Look back at America’s history of granting Amnesty to Europeans
I thought I’d share one of the most often quoted portion of my post defending the Dream Act after it failed the first time this past summer:
[T]hough many Americans assume their ancestors came here legally, many immigrated under different standards. When many families arrived in the U.S., there were no numerical limitations on immigration, no requirements to have an existing family or employment relationship with someone in the U.S., and no requirement to obtain a visa prior to arriving. As numerical limitations were instituted and certain immigrants were restricted from entering the U.S., illegal immigration increased.
The definition of who was “legal” and who was “illegal” changed with the evolution of immigration laws.
In fact, many American families might not have been allowed to enter the United States if today’s requirements were applied to their ancestors.
Further, throughout history early immigrants, many from Europe, benefitted from a form of amnesty that was really just lenient and subjective application of the immigration laws. The Immigration Policy Center writes:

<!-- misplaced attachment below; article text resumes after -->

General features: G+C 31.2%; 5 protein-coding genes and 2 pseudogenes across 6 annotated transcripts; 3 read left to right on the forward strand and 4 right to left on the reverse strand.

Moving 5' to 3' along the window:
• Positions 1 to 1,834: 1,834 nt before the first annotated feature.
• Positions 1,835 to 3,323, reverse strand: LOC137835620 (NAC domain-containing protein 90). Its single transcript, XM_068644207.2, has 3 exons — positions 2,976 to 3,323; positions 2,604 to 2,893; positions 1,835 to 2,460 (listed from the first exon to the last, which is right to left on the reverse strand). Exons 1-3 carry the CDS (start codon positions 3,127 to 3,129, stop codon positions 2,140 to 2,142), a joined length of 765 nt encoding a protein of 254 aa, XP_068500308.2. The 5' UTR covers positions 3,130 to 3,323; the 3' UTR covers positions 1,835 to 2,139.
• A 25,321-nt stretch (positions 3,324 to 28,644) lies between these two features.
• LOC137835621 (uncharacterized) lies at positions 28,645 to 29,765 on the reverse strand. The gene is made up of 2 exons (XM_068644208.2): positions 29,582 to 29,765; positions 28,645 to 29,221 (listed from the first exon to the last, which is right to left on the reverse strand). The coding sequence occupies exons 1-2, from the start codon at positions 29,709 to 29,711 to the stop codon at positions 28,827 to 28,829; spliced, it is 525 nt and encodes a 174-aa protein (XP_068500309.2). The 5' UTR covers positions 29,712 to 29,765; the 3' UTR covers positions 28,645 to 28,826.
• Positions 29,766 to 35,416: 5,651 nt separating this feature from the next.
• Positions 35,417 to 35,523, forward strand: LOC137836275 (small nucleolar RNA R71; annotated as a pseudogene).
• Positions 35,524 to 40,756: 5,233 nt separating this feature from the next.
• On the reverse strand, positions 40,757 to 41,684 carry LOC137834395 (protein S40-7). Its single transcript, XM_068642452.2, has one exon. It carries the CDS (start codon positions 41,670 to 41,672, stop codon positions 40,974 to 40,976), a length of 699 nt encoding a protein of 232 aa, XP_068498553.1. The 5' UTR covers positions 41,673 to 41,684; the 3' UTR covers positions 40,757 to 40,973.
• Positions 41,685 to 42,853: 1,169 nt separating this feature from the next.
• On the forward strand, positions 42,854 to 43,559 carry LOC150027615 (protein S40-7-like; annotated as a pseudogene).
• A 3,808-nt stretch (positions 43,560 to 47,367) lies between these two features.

Acknowledging the large numbers of illegal Europeans in the U.S., the government devised ways for them to remain in the U.S. legally. *Deserving* illegal European immigrants could benefit from various programs and legalize their status. The 1929 Registry Act allowed *honest law-abiding alien[s] who may be in the country under some merely technical irregularity* to register as permanent residents for a fee of $20 if they could prove they had lived in the U.S. since 1921 and were of *good moral character.* Roughly 115,000 immigrants registered between 1930 and 1940—80% were European or Canadian. Between 1925 and 1965, 200,000 illegal Europeans legalized their status through the Registry Act, through *pre-examination*—a process that allowed them to leave the U.S. voluntarily and re-enter legally with a visa (a *touch-back* program)—or through discretionary rules that allowed immigration officials to suspend deportations in *meritorious* cases. Approximately 73% of those benefiting from suspension of deportation were Europeans (mostly Germans and Italians).
Read the Entire Post on my blog Politics of Raising Children at The Washington Times